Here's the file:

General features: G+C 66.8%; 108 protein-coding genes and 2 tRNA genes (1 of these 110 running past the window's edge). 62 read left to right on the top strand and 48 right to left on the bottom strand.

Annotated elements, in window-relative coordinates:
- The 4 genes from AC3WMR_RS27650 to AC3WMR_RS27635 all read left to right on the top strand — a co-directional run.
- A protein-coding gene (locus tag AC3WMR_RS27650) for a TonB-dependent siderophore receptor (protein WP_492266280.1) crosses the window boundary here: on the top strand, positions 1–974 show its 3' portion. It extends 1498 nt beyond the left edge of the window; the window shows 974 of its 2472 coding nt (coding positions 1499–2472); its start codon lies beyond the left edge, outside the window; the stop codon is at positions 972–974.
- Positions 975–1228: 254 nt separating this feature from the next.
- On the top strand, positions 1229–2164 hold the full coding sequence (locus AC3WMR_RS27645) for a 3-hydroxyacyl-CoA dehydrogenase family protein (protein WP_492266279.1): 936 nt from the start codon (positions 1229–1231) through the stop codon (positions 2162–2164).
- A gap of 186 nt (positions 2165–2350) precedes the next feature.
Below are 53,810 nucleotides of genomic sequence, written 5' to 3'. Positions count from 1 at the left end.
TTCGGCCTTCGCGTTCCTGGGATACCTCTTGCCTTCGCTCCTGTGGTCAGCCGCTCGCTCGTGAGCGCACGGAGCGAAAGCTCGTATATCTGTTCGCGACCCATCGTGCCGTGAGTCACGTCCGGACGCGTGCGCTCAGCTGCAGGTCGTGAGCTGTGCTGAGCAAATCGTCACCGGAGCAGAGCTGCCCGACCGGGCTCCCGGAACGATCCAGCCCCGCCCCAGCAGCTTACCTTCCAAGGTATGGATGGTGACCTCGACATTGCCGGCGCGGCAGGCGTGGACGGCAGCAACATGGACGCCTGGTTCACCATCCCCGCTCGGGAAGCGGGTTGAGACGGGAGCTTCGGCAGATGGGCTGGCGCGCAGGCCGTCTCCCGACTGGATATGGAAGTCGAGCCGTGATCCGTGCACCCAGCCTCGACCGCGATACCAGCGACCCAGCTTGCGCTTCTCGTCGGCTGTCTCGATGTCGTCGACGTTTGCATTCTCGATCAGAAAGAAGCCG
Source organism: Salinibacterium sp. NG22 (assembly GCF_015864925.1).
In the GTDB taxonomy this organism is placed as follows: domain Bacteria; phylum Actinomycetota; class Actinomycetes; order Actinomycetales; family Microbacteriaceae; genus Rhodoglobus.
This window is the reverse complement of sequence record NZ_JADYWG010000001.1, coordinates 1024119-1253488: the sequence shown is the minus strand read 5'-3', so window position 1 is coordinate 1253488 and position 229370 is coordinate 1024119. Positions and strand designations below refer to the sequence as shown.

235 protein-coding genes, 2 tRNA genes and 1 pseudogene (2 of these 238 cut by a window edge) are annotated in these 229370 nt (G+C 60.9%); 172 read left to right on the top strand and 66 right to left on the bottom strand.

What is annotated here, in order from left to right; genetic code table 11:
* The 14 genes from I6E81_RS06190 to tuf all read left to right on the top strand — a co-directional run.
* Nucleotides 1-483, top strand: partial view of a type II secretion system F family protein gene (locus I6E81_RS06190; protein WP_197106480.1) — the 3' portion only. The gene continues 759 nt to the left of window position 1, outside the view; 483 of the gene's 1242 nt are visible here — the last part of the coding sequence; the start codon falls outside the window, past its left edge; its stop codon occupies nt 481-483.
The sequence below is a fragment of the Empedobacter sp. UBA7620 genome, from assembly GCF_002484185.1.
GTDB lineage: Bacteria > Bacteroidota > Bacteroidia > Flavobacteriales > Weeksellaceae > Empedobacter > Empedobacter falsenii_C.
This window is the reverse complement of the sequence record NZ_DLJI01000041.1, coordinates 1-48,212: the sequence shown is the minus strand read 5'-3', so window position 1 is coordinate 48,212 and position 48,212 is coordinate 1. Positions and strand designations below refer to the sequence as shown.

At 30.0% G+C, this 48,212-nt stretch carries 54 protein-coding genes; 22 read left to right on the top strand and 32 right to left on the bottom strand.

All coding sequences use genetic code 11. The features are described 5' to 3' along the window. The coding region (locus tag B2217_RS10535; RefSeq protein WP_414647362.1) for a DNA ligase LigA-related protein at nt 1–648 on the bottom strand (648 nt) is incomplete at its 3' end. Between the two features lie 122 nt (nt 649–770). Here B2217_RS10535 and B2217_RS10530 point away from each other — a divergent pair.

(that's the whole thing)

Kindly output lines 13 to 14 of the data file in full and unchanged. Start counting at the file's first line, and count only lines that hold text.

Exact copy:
235 protein-coding genes, 2 tRNA genes and 1 pseudogene (2 of these 238 cut by a window edge) are annotated in these 229370 nt (G+C 60.9%); 172 read left to right on the top strand and 66 right to left on the bottom strand.

What is annotated here, in order from left to right; genetic code table 11: